Cyberattacks have become more and more frequent with each passing year, and there is no sign of this trend slowing down. In fact, there were 50% more attack attempts per week on corporate networks globally in 2021 compared to the year before. And with 43% of data breaches involving internal actors (including employees, contractors, and third-party suppliers), organizations need to get serious about mitigating risk. But how can you mitigate risk without knowing the risk level of your users?
Human risk scores act similarly to credit scores, providing security teams with heightened visibility of the cyber risk represented by each worker in an organization. This score rates workers on a scale from 0 to 10, with 0 being low risk and 10 being high risk.
With human error causing 95% of cybersecurity breaches, it is paramount for security personnel to understand the human risk of their organization on an individual, departmental, and company-wide scale. They can use the human risk score to make data-driven decisions and automate controls based on risk to prevent data breaches and strengthen an organization’s security posture. With the right risk mitigation technology, security teams can tailor security controls to each individual’s risk, ensuring that each worker has the appropriate level of protection.
Let’s dive in to learn more about human risk scores and discover how they can help your organization prevent data breaches and other cyberattacks.
The Components of a Human Risk Score
The two core tenets of human risk—actions and attackability—indicate the level of risk that users bring to an organization. Below, we will explore these components as they relate to user risk within enterprises.
Actions consist of the tasks that workers complete—either good or bad—that contribute to their risk level. For example, downloading malware and mishandling sensitive information cause higher risk, while reporting a phishing email lowers a user’s risk score. The best indicator of the present is the past, which is exactly why human risk scores factor in a user’s previous actions. For example, if an employee has clicked on several suspicious links within phishing emails, then it’s more likely they’ll do it again in the future.
Do some employees at your company receive more phishing emails than others? A user’s attackability refers to how frequently a user is targeted by phishing and malware attacks compared to others. Whether these attempts are successful or not, frequently targeted individuals have a naturally higher risk, so it’s vital for organizations to have visibility and apply risk-adjusted controls.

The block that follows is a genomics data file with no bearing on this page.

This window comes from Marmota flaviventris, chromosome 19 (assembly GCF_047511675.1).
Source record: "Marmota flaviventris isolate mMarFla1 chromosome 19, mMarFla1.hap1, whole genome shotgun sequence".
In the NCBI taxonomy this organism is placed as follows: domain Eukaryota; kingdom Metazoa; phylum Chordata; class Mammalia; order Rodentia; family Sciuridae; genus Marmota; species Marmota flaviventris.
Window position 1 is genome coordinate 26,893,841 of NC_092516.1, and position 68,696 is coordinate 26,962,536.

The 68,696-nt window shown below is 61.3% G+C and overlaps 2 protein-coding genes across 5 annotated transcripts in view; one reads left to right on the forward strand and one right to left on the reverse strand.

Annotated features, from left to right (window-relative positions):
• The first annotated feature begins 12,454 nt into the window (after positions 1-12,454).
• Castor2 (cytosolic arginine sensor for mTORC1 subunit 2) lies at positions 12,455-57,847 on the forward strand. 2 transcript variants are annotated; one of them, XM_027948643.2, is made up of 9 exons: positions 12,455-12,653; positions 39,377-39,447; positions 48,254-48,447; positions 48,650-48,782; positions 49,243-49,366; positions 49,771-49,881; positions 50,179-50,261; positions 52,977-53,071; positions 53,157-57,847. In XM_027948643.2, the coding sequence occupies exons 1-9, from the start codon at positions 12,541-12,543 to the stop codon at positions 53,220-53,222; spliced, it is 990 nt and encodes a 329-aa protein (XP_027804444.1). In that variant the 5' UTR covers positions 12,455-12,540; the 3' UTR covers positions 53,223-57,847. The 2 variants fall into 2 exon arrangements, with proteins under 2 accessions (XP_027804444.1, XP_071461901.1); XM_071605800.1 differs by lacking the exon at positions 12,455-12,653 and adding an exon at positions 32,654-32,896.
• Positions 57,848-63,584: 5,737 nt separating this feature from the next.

Where is the Data to Create a Human Risk Score Derived?
The right technology, like Elevate Security, can create risk scores by aggregating data from multiple systems and technologies. The Elevate Security Platform integrates with vendors and popular security enterprise technologies to aggregate data for a full picture of company-wide risks. Looking at user behaviors across applications and systems helps security architects identify the actions that increase the human risk score. Does their risk lie within their email and phishing schemes, or are they more likely to download malware? By deriving data from user actions, security architects can answer all of these questions and more about insider user risk.
How to Leverage Human Risk Scores to Prevent Cybersecurity Incidents Proactively
With just 38% of global organizations claiming they can handle a complex cyberattack, enterprises with knowledge of their human risk scores are already a step ahead. After pinpointing risky users, you can adjust your organization’s security controls to match each user’s specific human risk score. Deploying additional login challenges for users with high risk scores or adding additional control policies for your riskiest users can also proactively prevent cybersecurity incidents.
For instance, say an employee with a human risk score of 8 receives a phishing email attempt. Based on their HRS, you would assume that they’ll be more likely to open the email and click on unsafe links. To mitigate this risk, you can automatically adjust controls on this user’s account, placing stricter restrictions on their email filtration, for example. This better protects the user and strengthens your business’s cybersecurity posture.
We can see from our example that human risk scores accurately predict and protect your systems from cyberattacks and data breaches. With the right technology, like Elevate Security, targeted controls prevent users from allowing threat actors into your networks through dangerous links or other means.
Why deal with the aftermath of costly data breaches when there is technology to prevent them entirely? With data breaches exposing 22 billion records in 2021, now is the time for security architects to focus on mitigating insider risk. The right technology, like the Elevate Security Platform, proactively prevents cyberattacks by identifying and helping to implement targeted controls on risky users. By limiting these users’ risk, your organization as a whole can improve its risk posture. Human risk scores provide much needed visibility into insider risk, while automated alerts and controls keep security architects one step ahead of cyberattacks at all times.
Check out Episode 6 of the Friendly Fire Podcast, “The True Need For Cybersecurity: Creating A Secure World In The Modern Era With Dr. Ed Amoroso” to learn more about improving your organization’s security posture!